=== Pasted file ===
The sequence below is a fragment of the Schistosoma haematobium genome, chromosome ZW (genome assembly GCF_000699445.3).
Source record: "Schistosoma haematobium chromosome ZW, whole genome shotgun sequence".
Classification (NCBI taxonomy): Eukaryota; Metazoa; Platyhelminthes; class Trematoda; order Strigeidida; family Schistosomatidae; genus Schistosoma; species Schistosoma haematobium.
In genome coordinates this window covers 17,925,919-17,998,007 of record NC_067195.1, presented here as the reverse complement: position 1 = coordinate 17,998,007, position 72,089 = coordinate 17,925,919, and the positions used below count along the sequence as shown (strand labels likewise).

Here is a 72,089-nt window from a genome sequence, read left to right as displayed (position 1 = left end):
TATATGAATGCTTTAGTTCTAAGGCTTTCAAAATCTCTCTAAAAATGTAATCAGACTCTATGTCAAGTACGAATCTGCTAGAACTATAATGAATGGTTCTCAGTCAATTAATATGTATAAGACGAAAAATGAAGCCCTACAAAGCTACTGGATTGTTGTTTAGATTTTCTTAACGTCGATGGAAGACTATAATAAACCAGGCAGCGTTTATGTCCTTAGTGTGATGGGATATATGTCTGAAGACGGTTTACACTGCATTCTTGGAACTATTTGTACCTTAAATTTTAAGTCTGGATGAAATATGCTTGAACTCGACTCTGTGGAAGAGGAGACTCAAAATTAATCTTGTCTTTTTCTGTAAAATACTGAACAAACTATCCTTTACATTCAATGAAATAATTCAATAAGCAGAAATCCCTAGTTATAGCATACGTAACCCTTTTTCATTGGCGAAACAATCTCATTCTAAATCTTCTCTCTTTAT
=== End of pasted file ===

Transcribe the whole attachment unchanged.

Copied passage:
The sequence below is a fragment of the Schistosoma haematobium genome, chromosome ZW (genome assembly GCF_000699445.3).
Source record: "Schistosoma haematobium chromosome ZW, whole genome shotgun sequence".
Classification (NCBI taxonomy): Eukaryota; Metazoa; Platyhelminthes; class Trematoda; order Strigeidida; family Schistosomatidae; genus Schistosoma; species Schistosoma haematobium.
In genome coordinates this window covers 17,925,919-17,998,007 of record NC_067195.1, presented here as the reverse complement: position 1 = coordinate 17,998,007, position 72,089 = coordinate 17,925,919, and the positions used below count along the sequence as shown (strand labels likewise).

Here is a 72,089-nt window from a genome sequence, read left to right as displayed (position 1 = left end):
TATATGAATGCTTTAGTTCTAAGGCTTTCAAAATCTCTCTAAAAATGTAATCAGACTCTATGTCAAGTACGAATCTGCTAGAACTATAATGAATGGTTCTCAGTCAATTAATATGTATAAGACGAAAAATGAAGCCCTACAAAGCTACTGGATTGTTGTTTAGATTTTCTTAACGTCGATGGAAGACTATAATAAACCAGGCAGCGTTTATGTCCTTAGTGTGATGGGATATATGTCTGAAGACGGTTTACACTGCATTCTTGGAACTATTTGTACCTTAAATTTTAAGTCTGGATGAAATATGCTTGAACTCGACTCTGTGGAAGAGGAGACTCAAAATTAATCTTGTCTTTTTCTGTAAAATACTGAACAAACTATCCTTTACATTCAATGAAATAATTCAATAAGCAGAAATCCCTAGTTATAGCATACGTAACCCTTTTTCATTGGCGAAACAATCTCATTCTAAATCTTCTCTCTTTAT